Lynn Cohick looks at evidence that the first Christian women were deacons, bishops, apostles, martyrs, and prophets.
In early Christianity, women held important roles. When we look at, for example, the first generation of Christians, we look at the New Testament, we’ve got women who are called deacons; there may even be women bishops. Euodia and Syntyche, who are mentioned in the letter to the Philippians – they’re mentioned by name – and Paul also, at the beginning of Philippians, addresses all the church, and then also the bishops and deacons who are there (or the overseers – sometimes the translation of the term is overseer), and I think a case can be made that Euodia and Syntyche are perhaps in that group of overseers and deacons.
You have even one woman who is called an apostle – this is Junia, along with (presumably her husband) Andronicus, are identified as apostles. So you have women who are co-workers of Paul. You have women who are given deep theological truths by Jesus. You have these women who are very much a part of the teaching and the leading of the earliest church.
That continues in some way through the second and third century, as you have women who pay the ultimate price, as martyrs, for their faith. And these women are teaching the church – their words are considered authoritative. We have an example of Blandina, a slave woman, who when she’s in the arena, she stretches her arms out, much like Jesus looked when he hung on the cross. And that’s how she’s described, as someone who is modelling for other Christians the very life and death of Jesus.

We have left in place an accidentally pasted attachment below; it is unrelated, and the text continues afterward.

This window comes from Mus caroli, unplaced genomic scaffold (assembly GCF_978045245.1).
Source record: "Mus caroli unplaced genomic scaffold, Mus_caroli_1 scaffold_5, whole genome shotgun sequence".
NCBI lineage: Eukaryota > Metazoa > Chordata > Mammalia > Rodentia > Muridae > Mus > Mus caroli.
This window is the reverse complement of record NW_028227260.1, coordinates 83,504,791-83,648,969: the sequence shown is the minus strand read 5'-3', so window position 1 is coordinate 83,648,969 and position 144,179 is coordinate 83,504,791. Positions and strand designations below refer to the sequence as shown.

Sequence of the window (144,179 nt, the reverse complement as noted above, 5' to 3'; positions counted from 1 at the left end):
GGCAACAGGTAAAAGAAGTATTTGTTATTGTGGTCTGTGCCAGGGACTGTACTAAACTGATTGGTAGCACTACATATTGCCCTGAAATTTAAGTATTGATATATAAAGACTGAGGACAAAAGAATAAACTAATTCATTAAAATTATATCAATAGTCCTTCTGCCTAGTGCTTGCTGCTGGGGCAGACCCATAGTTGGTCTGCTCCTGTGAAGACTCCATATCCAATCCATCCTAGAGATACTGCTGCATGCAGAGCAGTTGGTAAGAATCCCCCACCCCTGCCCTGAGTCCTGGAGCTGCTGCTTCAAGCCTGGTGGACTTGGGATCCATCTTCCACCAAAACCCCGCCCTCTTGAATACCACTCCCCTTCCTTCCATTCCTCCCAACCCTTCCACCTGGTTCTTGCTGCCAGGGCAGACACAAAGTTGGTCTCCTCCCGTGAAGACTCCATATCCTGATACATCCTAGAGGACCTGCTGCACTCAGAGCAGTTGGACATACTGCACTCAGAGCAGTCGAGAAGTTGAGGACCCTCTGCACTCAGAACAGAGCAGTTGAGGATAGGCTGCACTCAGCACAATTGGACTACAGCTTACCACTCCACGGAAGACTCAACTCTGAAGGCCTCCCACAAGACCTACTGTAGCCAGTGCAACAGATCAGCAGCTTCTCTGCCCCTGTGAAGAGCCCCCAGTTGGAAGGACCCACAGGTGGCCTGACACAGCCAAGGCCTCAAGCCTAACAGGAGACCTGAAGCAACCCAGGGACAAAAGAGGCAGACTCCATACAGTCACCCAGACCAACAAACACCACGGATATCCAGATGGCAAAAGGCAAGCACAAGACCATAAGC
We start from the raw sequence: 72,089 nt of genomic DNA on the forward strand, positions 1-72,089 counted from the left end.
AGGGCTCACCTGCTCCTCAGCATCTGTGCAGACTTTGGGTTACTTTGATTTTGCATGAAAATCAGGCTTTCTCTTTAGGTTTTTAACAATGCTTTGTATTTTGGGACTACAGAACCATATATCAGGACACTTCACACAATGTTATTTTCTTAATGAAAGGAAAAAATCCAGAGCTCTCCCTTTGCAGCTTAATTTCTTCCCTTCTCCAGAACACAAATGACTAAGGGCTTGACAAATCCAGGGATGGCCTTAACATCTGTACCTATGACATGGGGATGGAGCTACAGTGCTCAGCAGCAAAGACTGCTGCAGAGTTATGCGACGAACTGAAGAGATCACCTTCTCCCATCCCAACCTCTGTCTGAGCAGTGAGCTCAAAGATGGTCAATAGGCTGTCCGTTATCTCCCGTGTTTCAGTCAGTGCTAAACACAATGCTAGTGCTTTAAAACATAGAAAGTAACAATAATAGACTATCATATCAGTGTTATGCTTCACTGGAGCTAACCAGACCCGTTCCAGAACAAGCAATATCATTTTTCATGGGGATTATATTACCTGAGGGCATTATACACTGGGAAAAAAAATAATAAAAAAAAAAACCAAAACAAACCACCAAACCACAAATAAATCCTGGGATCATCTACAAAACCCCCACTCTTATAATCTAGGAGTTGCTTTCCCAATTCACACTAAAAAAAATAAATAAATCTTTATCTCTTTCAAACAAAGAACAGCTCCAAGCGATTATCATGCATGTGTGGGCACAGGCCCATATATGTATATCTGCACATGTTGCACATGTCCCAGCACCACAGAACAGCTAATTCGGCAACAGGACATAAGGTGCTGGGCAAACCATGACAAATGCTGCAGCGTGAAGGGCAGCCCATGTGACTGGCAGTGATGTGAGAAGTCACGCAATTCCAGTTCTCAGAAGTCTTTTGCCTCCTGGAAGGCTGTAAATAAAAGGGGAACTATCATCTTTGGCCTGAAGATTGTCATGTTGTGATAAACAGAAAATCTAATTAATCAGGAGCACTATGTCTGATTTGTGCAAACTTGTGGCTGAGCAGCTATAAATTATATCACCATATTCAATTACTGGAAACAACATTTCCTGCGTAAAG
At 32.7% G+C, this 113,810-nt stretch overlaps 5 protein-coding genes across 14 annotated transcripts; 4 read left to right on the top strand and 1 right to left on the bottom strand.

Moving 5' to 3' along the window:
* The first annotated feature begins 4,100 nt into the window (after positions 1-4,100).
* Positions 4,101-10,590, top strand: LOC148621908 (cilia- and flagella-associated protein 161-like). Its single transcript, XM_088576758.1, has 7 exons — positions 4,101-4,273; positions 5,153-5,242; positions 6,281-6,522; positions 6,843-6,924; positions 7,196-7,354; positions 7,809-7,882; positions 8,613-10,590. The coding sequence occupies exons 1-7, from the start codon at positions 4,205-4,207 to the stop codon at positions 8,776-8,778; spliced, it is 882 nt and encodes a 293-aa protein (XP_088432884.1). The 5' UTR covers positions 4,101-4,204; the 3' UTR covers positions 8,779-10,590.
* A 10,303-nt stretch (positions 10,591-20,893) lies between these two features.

So women played an important role in how Christians thought about ethics, how they thought about discipleship. Christians also who had money sponsored others. Christian women prophesied. We see this in Corinth, as Paul talks about women praying and prophesying; we also know of Philip’s four daughters, who were prophets. And this idea of women speaking honestly and prophetically about the gospel continue[s] up through these early centuries in the church.